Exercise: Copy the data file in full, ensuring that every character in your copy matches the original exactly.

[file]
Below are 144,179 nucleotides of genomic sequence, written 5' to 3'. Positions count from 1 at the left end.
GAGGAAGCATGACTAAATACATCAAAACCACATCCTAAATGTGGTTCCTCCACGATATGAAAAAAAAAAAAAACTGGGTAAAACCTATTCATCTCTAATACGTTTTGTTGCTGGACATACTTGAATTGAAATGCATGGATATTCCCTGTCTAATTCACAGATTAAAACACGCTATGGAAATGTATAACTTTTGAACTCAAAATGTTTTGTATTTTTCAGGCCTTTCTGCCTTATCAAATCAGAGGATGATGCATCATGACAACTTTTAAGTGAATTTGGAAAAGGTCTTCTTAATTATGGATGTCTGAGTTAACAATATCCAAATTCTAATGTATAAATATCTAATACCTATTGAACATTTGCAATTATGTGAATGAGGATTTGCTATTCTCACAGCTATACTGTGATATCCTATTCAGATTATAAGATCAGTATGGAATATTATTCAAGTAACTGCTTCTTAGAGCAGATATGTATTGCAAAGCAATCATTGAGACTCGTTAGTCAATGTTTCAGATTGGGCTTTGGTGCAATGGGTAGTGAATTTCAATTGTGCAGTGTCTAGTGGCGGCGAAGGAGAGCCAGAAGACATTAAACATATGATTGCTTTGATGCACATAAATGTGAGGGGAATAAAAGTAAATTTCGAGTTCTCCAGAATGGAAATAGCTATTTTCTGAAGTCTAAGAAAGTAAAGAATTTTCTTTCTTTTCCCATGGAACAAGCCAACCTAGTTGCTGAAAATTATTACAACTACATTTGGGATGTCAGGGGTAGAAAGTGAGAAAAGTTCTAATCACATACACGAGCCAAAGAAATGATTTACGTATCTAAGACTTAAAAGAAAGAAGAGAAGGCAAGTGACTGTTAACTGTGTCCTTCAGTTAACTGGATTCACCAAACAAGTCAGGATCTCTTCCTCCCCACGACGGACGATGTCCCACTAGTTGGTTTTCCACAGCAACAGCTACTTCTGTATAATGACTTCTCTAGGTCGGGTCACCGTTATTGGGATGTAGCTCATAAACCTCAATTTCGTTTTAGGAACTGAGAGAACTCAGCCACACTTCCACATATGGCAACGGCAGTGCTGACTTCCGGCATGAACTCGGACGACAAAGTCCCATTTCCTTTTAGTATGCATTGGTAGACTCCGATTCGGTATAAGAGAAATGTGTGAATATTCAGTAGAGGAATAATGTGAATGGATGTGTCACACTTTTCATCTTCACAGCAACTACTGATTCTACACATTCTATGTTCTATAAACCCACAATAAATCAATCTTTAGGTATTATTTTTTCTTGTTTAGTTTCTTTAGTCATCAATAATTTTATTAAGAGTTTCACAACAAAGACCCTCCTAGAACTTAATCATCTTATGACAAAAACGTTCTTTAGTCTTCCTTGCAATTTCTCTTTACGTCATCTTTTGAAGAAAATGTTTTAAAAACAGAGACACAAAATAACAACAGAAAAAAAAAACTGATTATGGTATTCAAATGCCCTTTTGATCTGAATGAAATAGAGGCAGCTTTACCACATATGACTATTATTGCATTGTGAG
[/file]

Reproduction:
Below are 144,179 nucleotides of genomic sequence, written 5' to 3'. Positions count from 1 at the left end.
GAGGAAGCATGACTAAATACATCAAAACCACATCCTAAATGTGGTTCCTCCACGATATGAAAAAAAAAAAAAACTGGGTAAAACCTATTCATCTCTAATACGTTTTGTTGCTGGACATACTTGAATTGAAATGCATGGATATTCCCTGTCTAATTCACAGATTAAAACACGCTATGGAAATGTATAACTTTTGAACTCAAAATGTTTTGTATTTTTCAGGCCTTTCTGCCTTATCAAATCAGAGGATGATGCATCATGACAACTTTTAAGTGAATTTGGAAAAGGTCTTCTTAATTATGGATGTCTGAGTTAACAATATCCAAATTCTAATGTATAAATATCTAATACCTATTGAACATTTGCAATTATGTGAATGAGGATTTGCTATTCTCACAGCTATACTGTGATATCCTATTCAGATTATAAGATCAGTATGGAATATTATTCAAGTAACTGCTTCTTAGAGCAGATATGTATTGCAAAGCAATCATTGAGACTCGTTAGTCAATGTTTCAGATTGGGCTTTGGTGCAATGGGTAGTGAATTTCAATTGTGCAGTGTCTAGTGGCGGCGAAGGAGAGCCAGAAGACATTAAACATATGATTGCTTTGATGCACATAAATGTGAGGGGAATAAAAGTAAATTTCGAGTTCTCCAGAATGGAAATAGCTATTTTCTGAAGTCTAAGAAAGTAAAGAATTTTCTTTCTTTTCCCATGGAACAAGCCAACCTAGTTGCTGAAAATTATTACAACTACATTTGGGATGTCAGGGGTAGAAAGTGAGAAAAGTTCTAATCACATACACGAGCCAAAGAAATGATTTACGTATCTAAGACTTAAAAGAAAGAAGAGAAGGCAAGTGACTGTTAACTGTGTCCTTCAGTTAACTGGATTCACCAAACAAGTCAGGATCTCTTCCTCCCCACGACGGACGATGTCCCACTAGTTGGTTTTCCACAGCAACAGCTACTTCTGTATAATGACTTCTCTAGGTCGGGTCACCGTTATTGGGATGTAGCTCATAAACCTCAATTTCGTTTTAGGAACTGAGAGAACTCAGCCACACTTCCACATATGGCAACGGCAGTGCTGACTTCCGGCATGAACTCGGACGACAAAGTCCCATTTCCTTTTAGTATGCATTGGTAGACTCCGATTCGGTATAAGAGAAATGTGTGAATATTCAGTAGAGGAATAATGTGAATGGATGTGTCACACTTTTCATCTTCACAGCAACTACTGATTCTACACATTCTATGTTCTATAAACCCACAATAAATCAATCTTTAGGTATTATTTTTTCTTGTTTAGTTTCTTTAGTCATCAATAATTTTATTAAGAGTTTCACAACAAAGACCCTCCTAGAACTTAATCATCTTATGACAAAAACGTTCTTTAGTCTTCCTTGCAATTTCTCTTTACGTCATCTTTTGAAGAAAATGTTTTAAAAACAGAGACACAAAATAACAACAGAAAAAAAAAACTGATTATGGTATTCAAATGCCCTTTTGATCTGAATGAAATAGAGGCAGCTTTACCACATATGACTATTATTGCATTGTGAG